School districts may purchase goods and services necessary for PTOs and PTAs tax exempt when funds for the purchase are provided by the PTO or PTA to the school
district. The school district may provide a copy of its Florida Consumer’s Certificate of Exemption to the selling
dealer to purchase the goods or services tax exempt.
School books, including printed textbooks and workbooks containing printed instructional material, used in regularly prescribed courses of study in schools offering grades
K through 12 are tax exempt.
Yearbooks, magazines, newspapers, directories, bulletins, and similar publications distributed by schools offering grades K through 12 are tax exempt.
Schools offering grades K through 12, and PTOs and PTAs for those schools, may elect to pay Florida sales tax to their suppliers when purchasing certain taxable
items and then sell those items without collecting sales tax. This provisions applies only to:
- School materials and supplies sold or rented to students in grades K through 12;
- Items sold for fundraising purposes, such as candy, photographs, greeting cards, or wrapping paper;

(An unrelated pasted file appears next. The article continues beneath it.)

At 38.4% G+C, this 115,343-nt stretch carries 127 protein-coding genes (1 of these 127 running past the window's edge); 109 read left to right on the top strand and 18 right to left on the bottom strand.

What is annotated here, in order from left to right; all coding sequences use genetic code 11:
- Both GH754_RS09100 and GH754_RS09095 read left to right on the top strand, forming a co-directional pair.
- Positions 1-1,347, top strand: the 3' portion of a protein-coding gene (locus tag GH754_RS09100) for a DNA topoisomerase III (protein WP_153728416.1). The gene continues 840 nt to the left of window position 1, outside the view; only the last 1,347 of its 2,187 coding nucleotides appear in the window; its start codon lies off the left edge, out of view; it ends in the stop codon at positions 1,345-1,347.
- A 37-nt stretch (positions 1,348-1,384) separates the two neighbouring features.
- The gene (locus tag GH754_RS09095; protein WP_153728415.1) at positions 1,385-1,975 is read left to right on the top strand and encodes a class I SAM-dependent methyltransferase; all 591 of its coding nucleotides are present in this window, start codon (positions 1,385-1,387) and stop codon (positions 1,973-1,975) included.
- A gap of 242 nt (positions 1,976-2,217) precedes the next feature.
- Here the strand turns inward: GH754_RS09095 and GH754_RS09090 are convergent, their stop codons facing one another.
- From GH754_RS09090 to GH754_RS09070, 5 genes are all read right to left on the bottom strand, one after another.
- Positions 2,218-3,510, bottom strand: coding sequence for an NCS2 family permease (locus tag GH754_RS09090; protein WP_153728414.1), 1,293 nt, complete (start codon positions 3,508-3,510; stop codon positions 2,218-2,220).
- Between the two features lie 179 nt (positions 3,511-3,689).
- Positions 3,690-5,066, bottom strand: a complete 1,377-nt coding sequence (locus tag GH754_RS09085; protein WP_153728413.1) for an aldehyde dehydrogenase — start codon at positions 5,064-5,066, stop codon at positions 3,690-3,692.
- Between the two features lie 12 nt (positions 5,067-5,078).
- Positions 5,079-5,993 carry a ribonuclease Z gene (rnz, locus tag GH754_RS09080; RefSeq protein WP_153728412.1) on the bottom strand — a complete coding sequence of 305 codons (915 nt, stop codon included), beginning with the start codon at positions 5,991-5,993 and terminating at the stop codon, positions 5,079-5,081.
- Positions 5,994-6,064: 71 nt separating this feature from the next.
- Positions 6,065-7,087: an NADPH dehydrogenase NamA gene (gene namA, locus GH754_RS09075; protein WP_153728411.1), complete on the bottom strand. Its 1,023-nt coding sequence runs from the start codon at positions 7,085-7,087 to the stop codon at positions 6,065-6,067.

- Items sold through vending machines located on the school premises; and
- Food and drinks sold through vending machines located on school premises in locations other than areas specifically designated for student dining.
Food and drinks sold or served in, or sold or dispensed through vending machines located within, designated student dining areas in K through 12 schools are tax
exempt. Food and drinks sold at these locations are not subject to tax at the time of purchase or at the time of sale.
School support organizations whose sole purpose is to raise funds to support extracurricular activities at K through 12 schools may pay tax on the purchase
of food, drinks, and serving supplies and then sell those items at school fundraisers without collecting tax.
Example: A PTA operates a book store selling school supplies, such as pencils, paper, and notebooks, to elementary school students during the school year. The PTA
holds a valid Florida Consumer’s Certificate of Exemption, but does not have a sales and use tax
Certificate of Registration (Form DR-11). The PTA must pay tax to its suppliers on items sold to students in the book store,
but may sell those items without collecting sales tax. The PTA may not provide a copy of their Florida Consumer’s Certificate of
Exemption to purchase the school supplies for resale tax exempt.
Example: A high school booster club sells drinks, hamburgers, hot dogs, chips, ice cream, and similar items at a high school football game. The booster club may
sell these items without collecting tax if the booster club paid tax when purchasing the drinks, food, and serving supplies.